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Dr. Fred M. Haney Sample Speaking Topics

IMG_8667 - Version 2The following are examples of speaking topics for Fred M. Haney: 

Why Your Startup Needs to Hire an Experienced CEO NOW! 

If you’re starting a new company and your vision is to create a blockbuster success like Yahoo, Google, or Facebook, you should probably hire an experienced CEO.  There are some very successful “founder-led” companies, but they are the exception.  Most venture capital firms will want your CEO to have previous success in a related industry.  It is a popular misconception that founders can be taught how to be successful CEOs.  Most good CEOs needed 10-20 years to earn their stripes, and that process cannot be compressed into a few months.

What Does it Mean to “Attract Capital” to your Startup Company?

Too many startup company founders make the mistake of cobbling together a business plan and spending months approaching investors, only to discover that they don’t have what investors want.  Believe it or not, the best companies “attract” capital like a magnet.  Investors know a good deal when they see one.  So instead of spending lots of time writing a business plan, spend your time creating a company that will attract capital.  Here’s how.

Startup Companies:  The Secret(s) to Success

First you need a clear and realistic vision for your product.  What is it’s real value?  Why will they buy it?  Why will it be better than the competition?  Then you need a “survival” strategy that defines how far you can take the company without capital — i.e., a “no capital” approach.  The farther you can take your company without raising capital, the greater the value and the lesser the risk you will present to investors. 

What is “Company Building?”

“Company-Building” can be thought of as different from entrepreneur-ship or “Building a Business.”   What’s the difference and why is it important?  Many successful businesses are managed by a small number of entrepreneurial people.  Not all businesses require the building of a company.  But if your vision is to raise venture capital and build a “blockbuster” company, you will need a management team with extensive “company-building” skills.  These skills involve creating and managing  a multi-level organization, a team of  C-level executives, and strategies for raising capital and sustaining a competitive position in your markets.  Most executives with the necessary “company-building” skills, obtained their talents from 10-20 years of hands-on management experience.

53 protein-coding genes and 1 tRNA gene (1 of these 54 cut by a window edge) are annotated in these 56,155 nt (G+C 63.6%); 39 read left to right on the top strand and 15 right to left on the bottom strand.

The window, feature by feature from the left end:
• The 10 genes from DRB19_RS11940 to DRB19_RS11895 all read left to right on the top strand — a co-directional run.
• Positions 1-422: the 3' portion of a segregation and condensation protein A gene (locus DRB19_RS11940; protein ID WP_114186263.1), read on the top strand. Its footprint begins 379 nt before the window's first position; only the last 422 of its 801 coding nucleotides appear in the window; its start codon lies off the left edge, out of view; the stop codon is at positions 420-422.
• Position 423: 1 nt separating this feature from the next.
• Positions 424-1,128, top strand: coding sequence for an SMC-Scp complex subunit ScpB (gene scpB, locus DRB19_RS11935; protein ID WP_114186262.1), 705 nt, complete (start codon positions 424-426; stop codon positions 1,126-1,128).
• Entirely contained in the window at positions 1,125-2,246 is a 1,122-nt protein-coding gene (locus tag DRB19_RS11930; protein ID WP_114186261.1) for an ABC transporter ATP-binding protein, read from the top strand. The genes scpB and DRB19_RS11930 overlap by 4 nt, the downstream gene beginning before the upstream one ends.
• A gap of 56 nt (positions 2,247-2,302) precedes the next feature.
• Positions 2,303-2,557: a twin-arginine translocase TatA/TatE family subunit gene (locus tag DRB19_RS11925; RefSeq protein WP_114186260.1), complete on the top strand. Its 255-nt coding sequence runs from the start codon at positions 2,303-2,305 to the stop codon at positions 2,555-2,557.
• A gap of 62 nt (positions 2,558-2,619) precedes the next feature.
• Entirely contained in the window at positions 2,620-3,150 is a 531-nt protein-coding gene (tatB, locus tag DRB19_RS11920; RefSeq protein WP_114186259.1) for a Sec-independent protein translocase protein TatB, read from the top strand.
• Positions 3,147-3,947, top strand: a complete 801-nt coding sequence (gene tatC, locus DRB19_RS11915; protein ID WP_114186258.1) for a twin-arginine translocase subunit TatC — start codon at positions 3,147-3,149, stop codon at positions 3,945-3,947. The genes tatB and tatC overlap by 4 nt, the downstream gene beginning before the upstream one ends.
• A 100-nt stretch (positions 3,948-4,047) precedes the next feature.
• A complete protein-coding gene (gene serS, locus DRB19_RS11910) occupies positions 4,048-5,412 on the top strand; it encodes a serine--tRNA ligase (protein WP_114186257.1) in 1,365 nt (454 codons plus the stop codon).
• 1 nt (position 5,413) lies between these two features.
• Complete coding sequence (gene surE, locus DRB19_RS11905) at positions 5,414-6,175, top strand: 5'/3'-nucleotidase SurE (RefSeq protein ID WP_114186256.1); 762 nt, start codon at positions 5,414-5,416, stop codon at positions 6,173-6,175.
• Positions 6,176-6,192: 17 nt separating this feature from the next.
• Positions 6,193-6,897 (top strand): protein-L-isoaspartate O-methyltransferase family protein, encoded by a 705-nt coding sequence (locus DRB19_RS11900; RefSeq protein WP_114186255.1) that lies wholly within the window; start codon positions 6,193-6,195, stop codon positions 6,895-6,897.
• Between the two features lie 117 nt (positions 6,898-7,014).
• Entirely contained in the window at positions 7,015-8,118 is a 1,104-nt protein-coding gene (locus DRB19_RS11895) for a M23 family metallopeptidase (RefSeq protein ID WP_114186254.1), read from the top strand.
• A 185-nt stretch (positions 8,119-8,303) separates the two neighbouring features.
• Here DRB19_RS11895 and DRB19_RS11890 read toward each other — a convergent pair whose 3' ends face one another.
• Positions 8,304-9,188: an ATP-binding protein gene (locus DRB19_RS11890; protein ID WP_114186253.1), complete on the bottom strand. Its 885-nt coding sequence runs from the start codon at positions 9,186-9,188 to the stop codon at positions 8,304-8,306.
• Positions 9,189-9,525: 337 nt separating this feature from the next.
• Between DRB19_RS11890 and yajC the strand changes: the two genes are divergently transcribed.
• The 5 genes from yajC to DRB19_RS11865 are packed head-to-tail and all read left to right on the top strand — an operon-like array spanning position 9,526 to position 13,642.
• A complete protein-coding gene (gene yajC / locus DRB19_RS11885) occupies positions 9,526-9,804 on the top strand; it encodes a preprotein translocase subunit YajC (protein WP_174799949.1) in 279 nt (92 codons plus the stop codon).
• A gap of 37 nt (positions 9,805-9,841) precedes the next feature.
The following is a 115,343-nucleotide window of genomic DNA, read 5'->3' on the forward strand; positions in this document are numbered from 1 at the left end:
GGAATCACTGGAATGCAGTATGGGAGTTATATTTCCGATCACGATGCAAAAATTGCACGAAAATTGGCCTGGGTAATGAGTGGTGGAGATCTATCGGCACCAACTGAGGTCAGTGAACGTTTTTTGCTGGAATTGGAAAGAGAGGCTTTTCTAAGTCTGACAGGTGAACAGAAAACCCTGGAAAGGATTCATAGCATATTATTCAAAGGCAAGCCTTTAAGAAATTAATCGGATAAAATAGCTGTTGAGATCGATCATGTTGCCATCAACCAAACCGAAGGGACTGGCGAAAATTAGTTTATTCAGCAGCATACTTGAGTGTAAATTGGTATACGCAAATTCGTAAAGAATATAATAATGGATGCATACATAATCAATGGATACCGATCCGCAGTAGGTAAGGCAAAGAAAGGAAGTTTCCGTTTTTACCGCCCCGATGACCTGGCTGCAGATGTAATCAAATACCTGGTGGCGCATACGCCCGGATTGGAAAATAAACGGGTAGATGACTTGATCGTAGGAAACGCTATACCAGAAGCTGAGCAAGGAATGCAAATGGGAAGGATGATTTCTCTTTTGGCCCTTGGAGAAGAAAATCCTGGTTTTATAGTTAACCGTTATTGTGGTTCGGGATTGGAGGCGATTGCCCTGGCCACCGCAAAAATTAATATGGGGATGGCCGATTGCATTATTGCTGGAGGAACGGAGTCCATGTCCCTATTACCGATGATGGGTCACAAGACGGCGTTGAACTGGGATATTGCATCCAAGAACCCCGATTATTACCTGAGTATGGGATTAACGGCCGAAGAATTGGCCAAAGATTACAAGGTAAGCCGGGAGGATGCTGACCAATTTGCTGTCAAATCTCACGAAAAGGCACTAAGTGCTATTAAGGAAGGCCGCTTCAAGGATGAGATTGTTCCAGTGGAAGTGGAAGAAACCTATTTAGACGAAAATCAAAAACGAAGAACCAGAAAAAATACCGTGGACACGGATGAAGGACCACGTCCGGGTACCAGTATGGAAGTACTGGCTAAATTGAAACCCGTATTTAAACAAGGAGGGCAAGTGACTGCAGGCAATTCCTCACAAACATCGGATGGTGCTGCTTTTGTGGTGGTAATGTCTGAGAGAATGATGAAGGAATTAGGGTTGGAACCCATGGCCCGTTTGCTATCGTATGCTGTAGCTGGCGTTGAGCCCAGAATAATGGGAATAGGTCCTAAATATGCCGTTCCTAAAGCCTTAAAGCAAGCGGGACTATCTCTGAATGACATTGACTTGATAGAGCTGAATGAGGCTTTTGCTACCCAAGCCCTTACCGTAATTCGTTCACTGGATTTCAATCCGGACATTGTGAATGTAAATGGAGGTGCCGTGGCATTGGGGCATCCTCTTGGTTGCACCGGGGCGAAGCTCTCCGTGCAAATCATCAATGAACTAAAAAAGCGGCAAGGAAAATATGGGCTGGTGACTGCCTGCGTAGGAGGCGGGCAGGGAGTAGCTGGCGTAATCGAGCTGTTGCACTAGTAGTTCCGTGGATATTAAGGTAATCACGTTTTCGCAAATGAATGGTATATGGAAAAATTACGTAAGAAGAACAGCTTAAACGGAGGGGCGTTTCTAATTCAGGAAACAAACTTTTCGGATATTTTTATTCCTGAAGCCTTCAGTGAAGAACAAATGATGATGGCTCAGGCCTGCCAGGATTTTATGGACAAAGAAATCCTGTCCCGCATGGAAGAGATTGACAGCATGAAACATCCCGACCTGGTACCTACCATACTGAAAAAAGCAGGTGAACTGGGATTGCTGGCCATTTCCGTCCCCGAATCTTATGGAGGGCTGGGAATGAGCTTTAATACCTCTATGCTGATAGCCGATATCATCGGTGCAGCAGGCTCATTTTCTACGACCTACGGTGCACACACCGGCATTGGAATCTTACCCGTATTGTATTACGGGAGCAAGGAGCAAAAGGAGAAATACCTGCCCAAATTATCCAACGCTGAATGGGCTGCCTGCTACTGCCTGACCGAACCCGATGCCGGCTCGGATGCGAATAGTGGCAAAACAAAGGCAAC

Lessons from both sides of the table:  A Venture Capitalist Turns Entrepreneur

Having been a venture capitalist and angel investor for thirty years, I have a pretty good idea what investors are looking for in a startup company.  When I am on the “company” side of the table, I try to create companies that meet the needs of investors.  The trick is to build  a strategy, a management team, and an operating plan that will show investors how they can make an attractive investment return within their risk tolerance.  Most entrepreneurs  are not able to think like investors, and they end up making the same mistakes.   Think like an investor and avoid the common errors.

IMG_8670 - Version 2Top Ten Mistakes Companies Make When Presenting to Venture Capitalists and How to Avoid Them

Venture capitalists see hundreds of business plane, and every year they hear dozens of business plan presentations.  Venture Capitalists’ dirty little secret is that a business plan presentation contains many “subliminal” clues that belie the sophistication and experience of a company’s management team.  The most common error is, “We only need 1% of the market. To be successful.” This “clue” and others can be fatal mistakes.  Why?  And how can a company avoid this mistake?

Top Ten Strategic Killers of Startup Companies and How to Avoid Them

Why do so many startup companies fail?  Founders often assume that “business is intuitive and easy.”  Nothing could be farther from the truth. Startup businesses are fragile.  Sometimes a single miscalculation can be fatal.  Common errors?  Not raising enough capital.  Over-spending.  Hiring errors.  Errors in corporate structure.  A poorly written shareholders’ agreement.  Over-estimating market demand.  Under-estimating competition.  Taking advice from people with limited company- building experience.    Failures to consult a CPA or lawyer on critical issues.  What’s the best way to survive these “potholes?”

The Karma model of career paths.

Haney Karma Career Model.  Experience sticks to you in unexpected ways.  Don’t over-think your career.  Do things you are good at and enjoy; and keep learning.  Learn from my journey from  mathematician and computer scientist to spinout expert and biotech entrepreneur — without ever “jumping tracks.”

The Many Hats a Venture Capitalist Wears

Fred uses about a dozen props (hats) to illustrate that a venture capitalist plays many roles, including financier, executive, demolition expert, bull fighter, soothsayer, technologist, networker, detective, fireman, cowboy, vulture, and magician.